The Good: Decent performances, Engaging characters, Amazing effects, Good plot progression
The Bad: Less-developed supporting characters/villain, Creates some weird continuity issues with the larger Marvel Cinematic Universe
The Basics: Doctor Strange is one of the most impressive Marvel Cinematic Universe films, but it still has a few objective shortcomings that force the viewer to accept conceits over a concrete story.
One of the true joys of the current phase of the Marvel Cinematic Universe is that characters who have not appeared in volumes that I have read of the Marvel Comics source material are getting focused upon in the films. While Doctor Strange is apparently an incredibly popular and enduring character from Marvel Comics, when my wife turned to me during our viewing of Doctor Strange and asked, "Is that how magic is represented in the books?" I was suddenly forced to admit, "I have absolutely no clue!" There is something very refreshing about going into a Marvel Studios film with no preconceptions of what the film ought to be.
Being so unfettered by expectations at the outset, it was very easy to watch Doctor Strange as an objective viewer. Indeed, as one who is not overly wowed by spectacle, the early hype for the film being the Marvel Cinematic Universe version of Inception (reviewed here!) only made me wary of Doctor Strange. Fortunately, Doctor Strange manages to be its own entity and when it fails to do that, it is derivative of other Marvel Cinematic Universe films (and, oddly, Green Lantern, reviewed here!), not Inception.
A library filled with magical tomes is attacked by Kaecilius and his followers and while he is forced to retreat when The Ancient One appears, he manages to escape with a handful of key pages from an important volume in the library and his followers behead the librarian. In America, Doctor Stephen Strange is an acclaimed neurosurgeon who works in the same hospital as Christine Palmer, a doctor he once dated. After saving the life of a person who was shot and appeared dead to another doctor, Strange is headed to a speaking engagement when he gets in a horrible car accident. He awakens to discover that his hands have been almost completely destroyed and after several surgeries, he is still unable to reliably hold tools, much less do delicate work with them needed to continue to be a neurosurgeon. His physical therapist tells him about Jonathan Pangborn, a man once confined to a wheelchair who now not only walks, but is playing basketball when Strange tracks him down. Pangborn tells Stephen Strange about Kamar-Taj, a place he want in Nepal where he learned the mystic arts and recovered the use of his legs. So, Strange spends the last of his money to go there.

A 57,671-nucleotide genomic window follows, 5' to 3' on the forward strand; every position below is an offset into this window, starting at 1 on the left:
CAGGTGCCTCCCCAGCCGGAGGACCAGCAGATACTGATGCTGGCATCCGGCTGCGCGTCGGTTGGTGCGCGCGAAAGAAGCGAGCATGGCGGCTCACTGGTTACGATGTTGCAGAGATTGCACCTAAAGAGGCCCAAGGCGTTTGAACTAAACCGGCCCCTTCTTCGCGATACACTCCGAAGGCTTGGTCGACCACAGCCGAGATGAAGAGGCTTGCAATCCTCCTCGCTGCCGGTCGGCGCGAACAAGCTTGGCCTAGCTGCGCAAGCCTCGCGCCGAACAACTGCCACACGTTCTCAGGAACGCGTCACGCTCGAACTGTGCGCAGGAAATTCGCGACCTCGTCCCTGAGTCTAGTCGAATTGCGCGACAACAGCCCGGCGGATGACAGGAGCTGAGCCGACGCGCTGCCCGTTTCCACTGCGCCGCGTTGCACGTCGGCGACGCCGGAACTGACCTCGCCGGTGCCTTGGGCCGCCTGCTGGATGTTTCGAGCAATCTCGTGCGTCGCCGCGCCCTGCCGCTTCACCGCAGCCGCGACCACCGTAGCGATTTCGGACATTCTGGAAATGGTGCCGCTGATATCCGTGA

Rescued off the streets of Nepal by Mordo, Stephen Strange is taken to Kamar-Taj where he is introduced to The Ancient One. The Ancient One initially rejects teaching Strange how to overcome his injuries because he is arrogant and bound by a very literal, scientific view. But, after having some out-of-body, trans-dimensional and teleportation experiences, Stephen Strange throws himself into the study of the magical arts. While Mordo takes Strange under his wing, the new librarian, Wong, is more annoyed by the newcomer. But Wong tells Dr. Strange about Kaecilius and the book that Kaecilius desecrated. In exploring the magical artifacts of Kamar-Taj and learning about the three magical centers on Earth that are protecting the planet from transdimensional attacks, Doctor Strange develops his ability and learns of the true threat that Kaecilius, as a devotee of the dark lord Dormammu, represents. As Kaecilius attempts to pull Earth into the dark dimension ruled by Dormammu, Strange, The Ancient One, Wong, and Mordo must stop them!
Doctor Strange officially brings the supernatural into the Marvel Cinematic Universe in a way that plays lip service to the supernatural being a different form of science (which is how Thor described his abilities to Jane). As one still watching Agents Of S.H.I.E.L.D., there was momentary delight in noticing that one book was missing in the library's chained section (presumably the Dark Hold, which has appeared on the television series!), but while Agents Of S.H.I.E.L.D. has been belaboring explaining what the Dark Hold contains, Doctor Strange asks viewers to accept its premise, rather than spending a ton of time explaining it. So, while Strange questions such things as being able to read what The Ancient One describes as the source code of the universe and he accurately points out that reading about it would still leave him waving his hands in the air with nothing happening, Doctor Strange quickly transitions into the Doctor opening portals with ease in the library of Kamar-Taj.